No 10’s casualties of war

Anthony Eden and Tony Blair made disastrous foreign policy decisions in Suez in 1956 and Iraq in 2003. Roger Hardy questions why the West seems never to learn

The World Today Published 28 September 2016 Updated 26 November 2020 4 minute READ

Roger Hardy

was for more than 20 years a Middle East analyst, BBC World Service

Sixty years ago, in October 1956, Anthony Eden conspired with France and Israel to invade Egypt in an ill-fated attempt to overthrow its ruler and seize control of the Suez Canal. Four decades later Tony Blair joined forces with George W Bush to invade Iraq and depose Saddam Hussein.

At first glance the two prime ministers have little in common, the Tory grandee with the cut-glass accent and the ambitious young apostle of New Labour. Eden was a veteran statesman and committed imperialist who had studied Arabic and Persian and who understood, or thought he understood, the Middle East. Blair was, by comparison, a foreign-policy novice thrust into an international crisis for which he was ill-prepared.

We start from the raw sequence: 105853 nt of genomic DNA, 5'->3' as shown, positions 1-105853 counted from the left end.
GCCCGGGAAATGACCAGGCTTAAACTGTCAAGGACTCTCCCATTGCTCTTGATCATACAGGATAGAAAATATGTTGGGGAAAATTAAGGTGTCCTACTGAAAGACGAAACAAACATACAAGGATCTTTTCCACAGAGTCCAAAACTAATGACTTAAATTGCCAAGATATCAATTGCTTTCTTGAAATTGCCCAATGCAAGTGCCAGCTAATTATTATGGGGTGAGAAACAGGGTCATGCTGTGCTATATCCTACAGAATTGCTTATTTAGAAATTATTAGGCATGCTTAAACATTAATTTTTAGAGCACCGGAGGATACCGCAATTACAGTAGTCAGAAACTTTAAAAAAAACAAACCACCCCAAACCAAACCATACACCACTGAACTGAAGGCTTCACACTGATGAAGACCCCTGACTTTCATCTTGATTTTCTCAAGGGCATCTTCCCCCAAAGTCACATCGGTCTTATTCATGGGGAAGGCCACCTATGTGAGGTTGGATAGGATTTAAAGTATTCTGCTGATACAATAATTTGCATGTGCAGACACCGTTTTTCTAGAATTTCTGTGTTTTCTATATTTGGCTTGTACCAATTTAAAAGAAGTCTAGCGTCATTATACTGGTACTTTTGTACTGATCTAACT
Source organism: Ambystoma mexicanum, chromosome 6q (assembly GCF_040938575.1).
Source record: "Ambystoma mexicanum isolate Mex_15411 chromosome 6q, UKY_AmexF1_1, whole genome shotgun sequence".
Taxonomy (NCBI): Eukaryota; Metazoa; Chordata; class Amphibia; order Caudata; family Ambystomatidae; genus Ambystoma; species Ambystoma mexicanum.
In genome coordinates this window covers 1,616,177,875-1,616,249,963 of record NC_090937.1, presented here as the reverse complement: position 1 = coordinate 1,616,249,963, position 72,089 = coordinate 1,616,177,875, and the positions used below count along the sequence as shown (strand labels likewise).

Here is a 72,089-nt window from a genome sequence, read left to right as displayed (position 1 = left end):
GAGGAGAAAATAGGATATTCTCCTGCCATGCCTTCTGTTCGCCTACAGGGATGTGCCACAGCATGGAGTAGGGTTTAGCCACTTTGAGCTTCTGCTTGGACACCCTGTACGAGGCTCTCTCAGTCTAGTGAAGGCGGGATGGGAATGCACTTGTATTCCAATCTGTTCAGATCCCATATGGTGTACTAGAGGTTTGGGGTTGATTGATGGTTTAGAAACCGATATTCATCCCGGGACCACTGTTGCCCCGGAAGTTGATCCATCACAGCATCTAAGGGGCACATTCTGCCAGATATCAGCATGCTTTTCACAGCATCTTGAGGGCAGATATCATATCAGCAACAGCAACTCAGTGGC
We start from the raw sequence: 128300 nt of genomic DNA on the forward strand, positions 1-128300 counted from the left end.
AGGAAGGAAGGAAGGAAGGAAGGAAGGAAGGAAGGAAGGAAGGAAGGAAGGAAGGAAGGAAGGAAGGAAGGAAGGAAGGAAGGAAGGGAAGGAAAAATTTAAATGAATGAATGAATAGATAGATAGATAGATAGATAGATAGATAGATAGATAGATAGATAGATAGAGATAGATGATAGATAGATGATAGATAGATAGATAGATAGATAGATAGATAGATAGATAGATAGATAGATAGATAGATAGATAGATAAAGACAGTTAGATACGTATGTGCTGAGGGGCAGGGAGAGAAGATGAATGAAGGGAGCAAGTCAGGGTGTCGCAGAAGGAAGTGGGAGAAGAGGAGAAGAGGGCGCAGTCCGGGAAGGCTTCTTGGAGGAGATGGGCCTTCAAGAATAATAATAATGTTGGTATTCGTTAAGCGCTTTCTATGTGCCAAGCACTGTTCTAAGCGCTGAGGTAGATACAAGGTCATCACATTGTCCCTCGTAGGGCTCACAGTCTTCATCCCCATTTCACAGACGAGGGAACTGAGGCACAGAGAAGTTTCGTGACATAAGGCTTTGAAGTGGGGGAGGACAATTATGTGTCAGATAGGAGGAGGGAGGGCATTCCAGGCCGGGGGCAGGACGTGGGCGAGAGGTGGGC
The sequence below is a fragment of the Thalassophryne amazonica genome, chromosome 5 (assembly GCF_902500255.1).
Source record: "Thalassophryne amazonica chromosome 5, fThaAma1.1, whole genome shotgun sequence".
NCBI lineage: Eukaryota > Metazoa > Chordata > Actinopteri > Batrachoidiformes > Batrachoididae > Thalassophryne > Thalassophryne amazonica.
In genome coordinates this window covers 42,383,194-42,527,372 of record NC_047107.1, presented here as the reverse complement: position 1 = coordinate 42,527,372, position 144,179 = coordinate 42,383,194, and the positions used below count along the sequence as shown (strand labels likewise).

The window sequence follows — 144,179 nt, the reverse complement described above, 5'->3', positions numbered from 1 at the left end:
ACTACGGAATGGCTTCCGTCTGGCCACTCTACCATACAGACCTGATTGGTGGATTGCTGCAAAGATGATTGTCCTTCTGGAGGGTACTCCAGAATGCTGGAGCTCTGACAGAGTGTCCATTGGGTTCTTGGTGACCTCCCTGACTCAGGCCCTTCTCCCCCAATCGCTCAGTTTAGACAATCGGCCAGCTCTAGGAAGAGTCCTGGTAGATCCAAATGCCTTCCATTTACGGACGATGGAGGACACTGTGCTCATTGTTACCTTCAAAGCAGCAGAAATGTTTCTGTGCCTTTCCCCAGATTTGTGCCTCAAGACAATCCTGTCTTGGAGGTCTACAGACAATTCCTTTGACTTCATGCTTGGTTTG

Yet these two prime ministers, so very different in background and temperament, were responsible for the two greatest disasters in British foreign policy since the Second World War.

Subscribe to read all issues

Articles from the current issue are free to read by all, the archive is exclusive to magazine subscribers and our members. Subscribe or become a member to view articles from the archive.